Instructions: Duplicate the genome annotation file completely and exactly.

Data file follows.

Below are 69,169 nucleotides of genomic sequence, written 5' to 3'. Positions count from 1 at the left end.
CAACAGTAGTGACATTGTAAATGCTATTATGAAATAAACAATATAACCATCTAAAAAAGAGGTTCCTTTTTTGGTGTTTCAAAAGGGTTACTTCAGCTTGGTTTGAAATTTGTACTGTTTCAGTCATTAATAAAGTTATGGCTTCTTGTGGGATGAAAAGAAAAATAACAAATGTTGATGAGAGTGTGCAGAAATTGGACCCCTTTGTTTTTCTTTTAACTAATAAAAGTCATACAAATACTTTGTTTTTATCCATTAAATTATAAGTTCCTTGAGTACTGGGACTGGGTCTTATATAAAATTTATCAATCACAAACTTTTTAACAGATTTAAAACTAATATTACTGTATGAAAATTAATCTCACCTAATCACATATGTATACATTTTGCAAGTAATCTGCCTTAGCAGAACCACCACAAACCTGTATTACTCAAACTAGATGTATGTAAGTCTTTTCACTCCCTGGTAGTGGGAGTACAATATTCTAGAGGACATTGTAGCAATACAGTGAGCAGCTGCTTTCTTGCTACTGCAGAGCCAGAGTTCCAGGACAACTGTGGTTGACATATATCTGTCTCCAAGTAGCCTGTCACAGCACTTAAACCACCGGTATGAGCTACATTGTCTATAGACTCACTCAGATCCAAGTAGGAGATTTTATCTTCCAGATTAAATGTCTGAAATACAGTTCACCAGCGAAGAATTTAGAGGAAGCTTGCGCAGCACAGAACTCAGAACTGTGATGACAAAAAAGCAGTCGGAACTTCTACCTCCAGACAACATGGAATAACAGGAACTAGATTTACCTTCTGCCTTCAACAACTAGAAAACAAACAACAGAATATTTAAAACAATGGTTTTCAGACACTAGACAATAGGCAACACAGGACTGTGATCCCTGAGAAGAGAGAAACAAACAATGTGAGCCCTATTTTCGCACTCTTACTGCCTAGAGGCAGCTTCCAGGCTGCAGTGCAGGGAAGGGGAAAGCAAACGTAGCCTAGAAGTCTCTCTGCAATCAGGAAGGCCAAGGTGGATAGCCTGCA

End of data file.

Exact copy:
Below are 69,169 nucleotides of genomic sequence, written 5' to 3'. Positions count from 1 at the left end.
CAACAGTAGTGACATTGTAAATGCTATTATGAAATAAACAATATAACCATCTAAAAAAGAGGTTCCTTTTTTGGTGTTTCAAAAGGGTTACTTCAGCTTGGTTTGAAATTTGTACTGTTTCAGTCATTAATAAAGTTATGGCTTCTTGTGGGATGAAAAGAAAAATAACAAATGTTGATGAGAGTGTGCAGAAATTGGACCCCTTTGTTTTTCTTTTAACTAATAAAAGTCATACAAATACTTTGTTTTTATCCATTAAATTATAAGTTCCTTGAGTACTGGGACTGGGTCTTATATAAAATTTATCAATCACAAACTTTTTAACAGATTTAAAACTAATATTACTGTATGAAAATTAATCTCACCTAATCACATATGTATACATTTTGCAAGTAATCTGCCTTAGCAGAACCACCACAAACCTGTATTACTCAAACTAGATGTATGTAAGTCTTTTCACTCCCTGGTAGTGGGAGTACAATATTCTAGAGGACATTGTAGCAATACAGTGAGCAGCTGCTTTCTTGCTACTGCAGAGCCAGAGTTCCAGGACAACTGTGGTTGACATATATCTGTCTCCAAGTAGCCTGTCACAGCACTTAAACCACCGGTATGAGCTACATTGTCTATAGACTCACTCAGATCCAAGTAGGAGATTTTATCTTCCAGATTAAATGTCTGAAATACAGTTCACCAGCGAAGAATTTAGAGGAAGCTTGCGCAGCACAGAACTCAGAACTGTGATGACAAAAAAGCAGTCGGAACTTCTACCTCCAGACAACATGGAATAACAGGAACTAGATTTACCTTCTGCCTTCAACAACTAGAAAACAAACAACAGAATATTTAAAACAATGGTTTTCAGACACTAGACAATAGGCAACACAGGACTGTGATCCCTGAGAAGAGAGAAACAAACAATGTGAGCCCTATTTTCGCACTCTTACTGCCTAGAGGCAGCTTCCAGGCTGCAGTGCAGGGAAGGGGAAAGCAAACGTAGCCTAGAAGTCTCTCTGCAATCAGGAAGGCCAAGGTGGATAGCCTGCA